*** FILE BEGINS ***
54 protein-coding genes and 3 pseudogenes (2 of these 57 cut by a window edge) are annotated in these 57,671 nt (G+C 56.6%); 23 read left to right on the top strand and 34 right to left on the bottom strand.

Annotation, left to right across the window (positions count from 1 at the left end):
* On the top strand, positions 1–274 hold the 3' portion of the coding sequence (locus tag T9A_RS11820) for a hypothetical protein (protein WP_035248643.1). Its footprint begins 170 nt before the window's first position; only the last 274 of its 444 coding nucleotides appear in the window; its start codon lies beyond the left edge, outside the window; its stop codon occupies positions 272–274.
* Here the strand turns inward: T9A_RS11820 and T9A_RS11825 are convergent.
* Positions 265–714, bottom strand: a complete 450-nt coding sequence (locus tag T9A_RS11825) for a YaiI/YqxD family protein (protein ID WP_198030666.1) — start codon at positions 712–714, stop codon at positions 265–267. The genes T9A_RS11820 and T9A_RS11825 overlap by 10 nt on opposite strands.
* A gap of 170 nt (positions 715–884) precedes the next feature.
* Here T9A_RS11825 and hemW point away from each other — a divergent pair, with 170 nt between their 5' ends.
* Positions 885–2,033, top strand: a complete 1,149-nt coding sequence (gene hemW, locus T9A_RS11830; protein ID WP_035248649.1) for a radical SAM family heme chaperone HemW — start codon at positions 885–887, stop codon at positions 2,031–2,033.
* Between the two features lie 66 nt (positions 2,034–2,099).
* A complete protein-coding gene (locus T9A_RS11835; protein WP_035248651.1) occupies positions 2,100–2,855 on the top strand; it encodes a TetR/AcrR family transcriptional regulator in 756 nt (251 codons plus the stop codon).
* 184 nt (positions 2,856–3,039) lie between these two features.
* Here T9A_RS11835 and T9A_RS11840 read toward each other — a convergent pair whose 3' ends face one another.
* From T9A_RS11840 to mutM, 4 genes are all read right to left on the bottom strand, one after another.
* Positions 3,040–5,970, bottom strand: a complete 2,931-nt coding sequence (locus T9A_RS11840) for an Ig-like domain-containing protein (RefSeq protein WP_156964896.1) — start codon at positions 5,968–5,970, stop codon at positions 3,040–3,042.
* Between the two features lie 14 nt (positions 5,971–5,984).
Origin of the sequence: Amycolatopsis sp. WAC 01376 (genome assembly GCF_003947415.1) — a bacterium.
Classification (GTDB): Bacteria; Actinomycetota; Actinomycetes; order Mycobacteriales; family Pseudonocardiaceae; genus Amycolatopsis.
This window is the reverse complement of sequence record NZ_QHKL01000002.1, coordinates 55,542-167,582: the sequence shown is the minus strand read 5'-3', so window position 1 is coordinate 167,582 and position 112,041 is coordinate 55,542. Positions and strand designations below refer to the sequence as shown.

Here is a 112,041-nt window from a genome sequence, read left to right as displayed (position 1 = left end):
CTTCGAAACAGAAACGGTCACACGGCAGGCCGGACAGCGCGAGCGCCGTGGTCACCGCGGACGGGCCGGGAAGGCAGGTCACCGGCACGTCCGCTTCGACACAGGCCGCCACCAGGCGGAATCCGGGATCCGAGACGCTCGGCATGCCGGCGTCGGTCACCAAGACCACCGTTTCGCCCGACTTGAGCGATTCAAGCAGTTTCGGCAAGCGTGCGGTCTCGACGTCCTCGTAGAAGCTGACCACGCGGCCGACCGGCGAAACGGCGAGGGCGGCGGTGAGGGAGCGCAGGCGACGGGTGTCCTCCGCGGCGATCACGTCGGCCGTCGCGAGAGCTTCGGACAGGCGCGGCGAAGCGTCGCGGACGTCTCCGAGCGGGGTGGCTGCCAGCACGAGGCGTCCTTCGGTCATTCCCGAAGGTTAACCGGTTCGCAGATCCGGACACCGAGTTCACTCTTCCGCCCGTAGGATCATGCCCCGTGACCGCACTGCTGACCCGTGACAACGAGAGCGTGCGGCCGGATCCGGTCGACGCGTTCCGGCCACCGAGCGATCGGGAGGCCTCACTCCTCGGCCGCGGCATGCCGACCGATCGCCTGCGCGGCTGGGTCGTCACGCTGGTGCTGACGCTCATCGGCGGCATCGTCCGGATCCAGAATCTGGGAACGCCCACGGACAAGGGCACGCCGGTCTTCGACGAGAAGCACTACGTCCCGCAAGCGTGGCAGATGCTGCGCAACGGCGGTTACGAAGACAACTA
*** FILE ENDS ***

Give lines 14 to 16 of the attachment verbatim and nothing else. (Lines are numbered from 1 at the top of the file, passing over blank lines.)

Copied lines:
* Positions 3,040–5,970, bottom strand: a complete 2,931-nt coding sequence (locus T9A_RS11840) for an Ig-like domain-containing protein (RefSeq protein WP_156964896.1) — start codon at positions 5,968–5,970, stop codon at positions 3,040–3,042.
* Between the two features lie 14 nt (positions 5,971–5,984).
Origin of the sequence: Amycolatopsis sp. WAC 01376 (genome assembly GCF_003947415.1) — a bacterium.